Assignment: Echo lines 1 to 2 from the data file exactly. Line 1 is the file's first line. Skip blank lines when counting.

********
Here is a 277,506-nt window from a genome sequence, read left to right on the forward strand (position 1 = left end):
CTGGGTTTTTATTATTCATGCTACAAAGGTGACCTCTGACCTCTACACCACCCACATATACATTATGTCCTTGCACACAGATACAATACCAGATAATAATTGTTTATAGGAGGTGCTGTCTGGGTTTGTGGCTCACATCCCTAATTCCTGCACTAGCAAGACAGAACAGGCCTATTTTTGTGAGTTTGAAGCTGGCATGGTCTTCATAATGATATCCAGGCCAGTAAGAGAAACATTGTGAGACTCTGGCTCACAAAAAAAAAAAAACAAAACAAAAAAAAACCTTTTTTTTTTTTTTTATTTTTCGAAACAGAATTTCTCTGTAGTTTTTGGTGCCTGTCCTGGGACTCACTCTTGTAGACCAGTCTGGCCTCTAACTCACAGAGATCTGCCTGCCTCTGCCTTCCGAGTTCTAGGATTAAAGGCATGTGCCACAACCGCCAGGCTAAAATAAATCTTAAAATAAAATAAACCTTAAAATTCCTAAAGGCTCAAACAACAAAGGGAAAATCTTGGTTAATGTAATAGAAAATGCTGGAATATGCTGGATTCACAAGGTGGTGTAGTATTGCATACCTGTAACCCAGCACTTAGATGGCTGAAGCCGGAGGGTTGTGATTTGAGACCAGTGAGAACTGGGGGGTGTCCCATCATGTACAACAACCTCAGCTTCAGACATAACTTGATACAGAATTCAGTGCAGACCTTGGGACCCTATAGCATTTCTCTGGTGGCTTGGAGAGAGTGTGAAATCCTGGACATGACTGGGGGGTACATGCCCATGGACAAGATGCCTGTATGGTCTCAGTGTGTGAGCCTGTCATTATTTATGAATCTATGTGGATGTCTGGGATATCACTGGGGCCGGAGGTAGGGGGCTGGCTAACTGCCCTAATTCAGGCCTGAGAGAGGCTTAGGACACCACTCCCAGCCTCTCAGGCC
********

Here is a 277,506-nt window from a genome sequence, read left to right on the forward strand (position 1 = left end):
CTGGGTTTTTATTATTCATGCTACAAAGGTGACCTCTGACCTCTACACCACCCACATATACATTATGTCCTTGCACACAGATACAATACCAGATAATAATTGTTTATAGGAGGTGCTGTCTGGGTTTGTGGCTCACATCCCTAATTCCTGCACTAGCAAGACAGAACAGGCCTATTTTTGTGAGTTTGAAGCTGGCATGGTCTTCATAATGATATCCAGGCCAGTAAGAGAAACATTGTGAGACTCTGGCTCACAAAAAAAAAAAAACAAAACAAAAAAAAACCTTTTTTTTTTTTTTTATTTTTCGAAACAGAATTTCTCTGTAGTTTTTGGTGCCTGTCCTGGGACTCACTCTTGTAGACCAGTCTGGCCTCTAACTCACAGAGATCTGCCTGCCTCTGCCTTCCGAGTTCTAGGATTAAAGGCATGTGCCACAACCGCCAGGCTAAAATAAATCTTAAAATAAAATAAACCTTAAAATTCCTAAAGGCTCAAACAACAAAGGGAAAATCTTGGTTAATGTAATAGAAAATGCTGGAATATGCTGGATTCACAAGGTGGTGTAGTATTGCATACCTGTAACCCAGCACTTAGATGGCTGAAGCCGGAGGGTTGTGATTTGAGACCAGTGAGAACTGGGGGGTGTCCCATCATGTACAACAACCTCAGCTTCAGACATAACTTGATACAGAATTCAGTGCAGACCTTGGGACCCTATAGCATTTCTCTGGTGGCTTGGAGAGAGTGTGAAATCCTGGACATGACTGGGGGGTACATGCCCATGGACAAGATGCCTGTATGGTCTCAGTGTGTGAGCCTGTCATTATTTATGAATCTATGTGGATGTCTGGGATATCACTGGGGCCGGAGGTAGGGGGCTGGCTAACTGCCCTAATTCAGGCCTGAGAGAGGCTTAGGACACCACTCCCAGCCTCTCAGGCC